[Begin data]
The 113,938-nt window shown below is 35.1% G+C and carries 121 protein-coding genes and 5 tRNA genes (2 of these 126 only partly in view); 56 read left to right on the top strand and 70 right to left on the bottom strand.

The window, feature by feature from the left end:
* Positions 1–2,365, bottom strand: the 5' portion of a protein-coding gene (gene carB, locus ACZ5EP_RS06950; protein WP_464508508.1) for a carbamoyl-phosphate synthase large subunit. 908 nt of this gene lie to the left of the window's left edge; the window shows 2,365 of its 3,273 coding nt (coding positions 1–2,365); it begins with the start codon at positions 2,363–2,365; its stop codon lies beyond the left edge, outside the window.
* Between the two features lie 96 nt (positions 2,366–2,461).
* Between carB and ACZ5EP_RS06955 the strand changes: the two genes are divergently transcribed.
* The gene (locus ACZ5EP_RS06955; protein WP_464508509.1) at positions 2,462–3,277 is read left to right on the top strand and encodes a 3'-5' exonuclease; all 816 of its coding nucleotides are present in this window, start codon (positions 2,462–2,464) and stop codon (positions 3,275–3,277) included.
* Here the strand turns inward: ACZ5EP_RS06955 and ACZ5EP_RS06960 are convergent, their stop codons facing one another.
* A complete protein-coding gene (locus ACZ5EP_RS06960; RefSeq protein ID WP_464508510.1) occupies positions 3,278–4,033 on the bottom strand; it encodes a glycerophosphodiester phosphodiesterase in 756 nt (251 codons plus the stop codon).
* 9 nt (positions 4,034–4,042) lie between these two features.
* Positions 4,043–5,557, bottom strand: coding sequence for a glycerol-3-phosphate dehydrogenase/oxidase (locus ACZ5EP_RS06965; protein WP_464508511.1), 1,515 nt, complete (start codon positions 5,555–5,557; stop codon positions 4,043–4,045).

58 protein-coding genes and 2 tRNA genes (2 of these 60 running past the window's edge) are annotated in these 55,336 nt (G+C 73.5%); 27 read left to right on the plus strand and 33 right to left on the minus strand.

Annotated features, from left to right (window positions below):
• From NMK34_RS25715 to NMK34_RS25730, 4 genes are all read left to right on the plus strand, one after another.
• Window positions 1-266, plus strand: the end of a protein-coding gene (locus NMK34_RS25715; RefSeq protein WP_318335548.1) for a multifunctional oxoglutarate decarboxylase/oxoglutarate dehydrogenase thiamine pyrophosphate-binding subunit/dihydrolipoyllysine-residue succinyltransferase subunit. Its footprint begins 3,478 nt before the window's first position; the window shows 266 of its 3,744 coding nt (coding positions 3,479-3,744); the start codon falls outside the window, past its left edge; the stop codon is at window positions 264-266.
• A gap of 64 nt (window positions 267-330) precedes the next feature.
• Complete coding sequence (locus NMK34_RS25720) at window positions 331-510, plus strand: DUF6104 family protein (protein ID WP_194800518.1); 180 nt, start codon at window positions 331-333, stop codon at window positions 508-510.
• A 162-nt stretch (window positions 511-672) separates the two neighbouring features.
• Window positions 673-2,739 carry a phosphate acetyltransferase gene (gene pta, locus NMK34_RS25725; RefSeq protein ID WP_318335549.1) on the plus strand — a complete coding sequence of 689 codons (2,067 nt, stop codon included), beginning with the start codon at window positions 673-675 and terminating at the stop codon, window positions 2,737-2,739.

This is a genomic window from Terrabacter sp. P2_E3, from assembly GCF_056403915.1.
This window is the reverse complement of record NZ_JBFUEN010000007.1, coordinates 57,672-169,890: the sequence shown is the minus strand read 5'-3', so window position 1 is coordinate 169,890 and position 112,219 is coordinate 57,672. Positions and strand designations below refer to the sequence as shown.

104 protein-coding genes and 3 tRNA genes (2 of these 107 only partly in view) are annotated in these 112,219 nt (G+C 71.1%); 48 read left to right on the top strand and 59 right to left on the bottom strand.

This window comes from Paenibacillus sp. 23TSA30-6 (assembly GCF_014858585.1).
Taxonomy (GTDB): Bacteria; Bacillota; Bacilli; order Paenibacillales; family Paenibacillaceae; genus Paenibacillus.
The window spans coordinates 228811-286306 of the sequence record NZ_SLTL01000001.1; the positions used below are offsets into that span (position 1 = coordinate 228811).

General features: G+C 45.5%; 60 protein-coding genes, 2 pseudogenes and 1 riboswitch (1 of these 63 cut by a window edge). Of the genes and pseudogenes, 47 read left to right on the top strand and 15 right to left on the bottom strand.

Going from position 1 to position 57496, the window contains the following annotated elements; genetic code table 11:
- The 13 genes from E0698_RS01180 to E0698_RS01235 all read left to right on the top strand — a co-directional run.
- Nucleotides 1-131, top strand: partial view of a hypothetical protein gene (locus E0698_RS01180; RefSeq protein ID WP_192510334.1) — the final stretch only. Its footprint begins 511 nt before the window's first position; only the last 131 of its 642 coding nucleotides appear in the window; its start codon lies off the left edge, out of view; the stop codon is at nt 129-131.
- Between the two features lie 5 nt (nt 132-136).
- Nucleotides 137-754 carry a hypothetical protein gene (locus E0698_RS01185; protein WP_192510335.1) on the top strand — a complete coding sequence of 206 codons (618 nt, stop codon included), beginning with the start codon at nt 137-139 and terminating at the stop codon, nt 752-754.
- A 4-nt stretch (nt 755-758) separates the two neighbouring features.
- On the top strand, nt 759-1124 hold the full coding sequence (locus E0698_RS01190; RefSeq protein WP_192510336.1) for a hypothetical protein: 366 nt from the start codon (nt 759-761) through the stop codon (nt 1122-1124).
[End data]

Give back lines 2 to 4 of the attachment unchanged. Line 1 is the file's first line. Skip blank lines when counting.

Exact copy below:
The window, feature by feature from the left end:
* Positions 1–2,365, bottom strand: the 5' portion of a protein-coding gene (gene carB, locus ACZ5EP_RS06950; protein WP_464508508.1) for a carbamoyl-phosphate synthase large subunit. 908 nt of this gene lie to the left of the window's left edge; the window shows 2,365 of its 3,273 coding nt (coding positions 1–2,365); it begins with the start codon at positions 2,363–2,365; its stop codon lies beyond the left edge, outside the window.
* Between the two features lie 96 nt (positions 2,366–2,461).